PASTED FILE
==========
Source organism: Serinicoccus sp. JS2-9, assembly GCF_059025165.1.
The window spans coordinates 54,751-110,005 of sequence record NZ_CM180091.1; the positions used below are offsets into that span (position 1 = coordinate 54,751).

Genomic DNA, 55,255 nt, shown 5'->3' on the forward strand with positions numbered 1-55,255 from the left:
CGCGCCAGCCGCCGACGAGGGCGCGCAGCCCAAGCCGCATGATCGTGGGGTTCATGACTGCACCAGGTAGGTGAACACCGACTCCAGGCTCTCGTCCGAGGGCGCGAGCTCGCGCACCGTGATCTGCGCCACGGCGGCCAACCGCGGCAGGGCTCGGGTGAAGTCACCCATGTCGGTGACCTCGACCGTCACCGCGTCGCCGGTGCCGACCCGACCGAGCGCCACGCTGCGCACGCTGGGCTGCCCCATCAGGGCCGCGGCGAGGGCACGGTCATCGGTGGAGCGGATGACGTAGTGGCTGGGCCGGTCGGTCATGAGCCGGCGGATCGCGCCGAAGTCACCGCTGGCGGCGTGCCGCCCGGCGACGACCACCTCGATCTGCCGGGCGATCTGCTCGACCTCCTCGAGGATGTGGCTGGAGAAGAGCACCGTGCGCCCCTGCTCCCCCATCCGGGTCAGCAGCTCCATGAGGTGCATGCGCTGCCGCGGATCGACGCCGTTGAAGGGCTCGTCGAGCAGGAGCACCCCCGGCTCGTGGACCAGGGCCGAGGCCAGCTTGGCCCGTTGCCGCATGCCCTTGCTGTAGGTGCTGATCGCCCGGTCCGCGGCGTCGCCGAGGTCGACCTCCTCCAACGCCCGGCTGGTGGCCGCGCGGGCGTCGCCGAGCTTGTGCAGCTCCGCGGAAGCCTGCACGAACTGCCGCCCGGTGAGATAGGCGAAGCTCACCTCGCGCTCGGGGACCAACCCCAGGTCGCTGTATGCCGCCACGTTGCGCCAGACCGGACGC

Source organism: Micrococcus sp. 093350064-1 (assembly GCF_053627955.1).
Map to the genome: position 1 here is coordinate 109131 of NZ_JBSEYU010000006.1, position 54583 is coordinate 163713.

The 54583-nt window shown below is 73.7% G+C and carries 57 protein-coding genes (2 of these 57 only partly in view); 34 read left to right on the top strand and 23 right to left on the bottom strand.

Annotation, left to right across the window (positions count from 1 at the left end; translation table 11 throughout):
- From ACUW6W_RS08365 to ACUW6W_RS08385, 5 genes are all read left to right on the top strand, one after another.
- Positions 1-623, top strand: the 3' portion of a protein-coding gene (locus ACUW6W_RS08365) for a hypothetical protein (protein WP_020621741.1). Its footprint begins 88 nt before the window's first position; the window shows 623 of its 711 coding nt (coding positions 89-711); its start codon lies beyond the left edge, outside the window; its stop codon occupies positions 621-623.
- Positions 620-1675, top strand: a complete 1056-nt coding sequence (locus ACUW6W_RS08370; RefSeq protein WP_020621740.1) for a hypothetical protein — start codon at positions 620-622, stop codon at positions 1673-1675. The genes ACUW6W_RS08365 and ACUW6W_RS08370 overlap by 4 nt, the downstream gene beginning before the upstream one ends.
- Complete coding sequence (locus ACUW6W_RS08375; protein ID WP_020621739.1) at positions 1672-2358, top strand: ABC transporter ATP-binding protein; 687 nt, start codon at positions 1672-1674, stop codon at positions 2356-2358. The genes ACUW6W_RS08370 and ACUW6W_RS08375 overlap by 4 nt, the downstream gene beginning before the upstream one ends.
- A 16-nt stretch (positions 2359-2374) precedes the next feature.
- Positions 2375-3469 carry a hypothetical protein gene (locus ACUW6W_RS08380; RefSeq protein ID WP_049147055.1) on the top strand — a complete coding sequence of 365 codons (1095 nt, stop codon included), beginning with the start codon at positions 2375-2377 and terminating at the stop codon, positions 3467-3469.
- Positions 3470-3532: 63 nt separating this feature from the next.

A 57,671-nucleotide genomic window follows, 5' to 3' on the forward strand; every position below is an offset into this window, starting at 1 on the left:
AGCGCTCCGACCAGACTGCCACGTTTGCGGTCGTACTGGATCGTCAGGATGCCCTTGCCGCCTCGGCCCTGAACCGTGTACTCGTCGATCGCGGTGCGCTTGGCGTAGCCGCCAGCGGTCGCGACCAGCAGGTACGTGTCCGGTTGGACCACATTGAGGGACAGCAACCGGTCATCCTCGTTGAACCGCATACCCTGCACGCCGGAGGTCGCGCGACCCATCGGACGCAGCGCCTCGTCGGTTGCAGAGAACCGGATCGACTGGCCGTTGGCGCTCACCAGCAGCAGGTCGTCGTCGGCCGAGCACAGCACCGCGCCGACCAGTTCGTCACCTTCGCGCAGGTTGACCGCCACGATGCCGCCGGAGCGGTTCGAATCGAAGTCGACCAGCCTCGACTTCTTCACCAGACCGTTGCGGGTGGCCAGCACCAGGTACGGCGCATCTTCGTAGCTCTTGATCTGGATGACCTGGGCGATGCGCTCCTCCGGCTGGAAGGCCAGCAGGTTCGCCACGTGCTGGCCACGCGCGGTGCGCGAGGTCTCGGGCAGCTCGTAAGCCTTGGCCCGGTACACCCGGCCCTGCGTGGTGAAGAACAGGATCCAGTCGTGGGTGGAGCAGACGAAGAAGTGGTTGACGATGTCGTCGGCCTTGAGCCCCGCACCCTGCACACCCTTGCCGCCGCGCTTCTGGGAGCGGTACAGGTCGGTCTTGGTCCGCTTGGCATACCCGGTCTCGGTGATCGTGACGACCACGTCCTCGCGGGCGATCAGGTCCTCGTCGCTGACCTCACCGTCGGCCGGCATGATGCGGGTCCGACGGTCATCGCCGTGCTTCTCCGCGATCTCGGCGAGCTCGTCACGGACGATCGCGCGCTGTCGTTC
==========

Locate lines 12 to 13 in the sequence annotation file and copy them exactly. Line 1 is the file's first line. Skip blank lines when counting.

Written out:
- Complete coding sequence (locus ACUW6W_RS08375; protein ID WP_020621739.1) at positions 1672-2358, top strand: ABC transporter ATP-binding protein; 687 nt, start codon at positions 1672-1674, stop codon at positions 2356-2358. The genes ACUW6W_RS08370 and ACUW6W_RS08375 overlap by 4 nt, the downstream gene beginning before the upstream one ends.
- A 16-nt stretch (positions 2359-2374) precedes the next feature.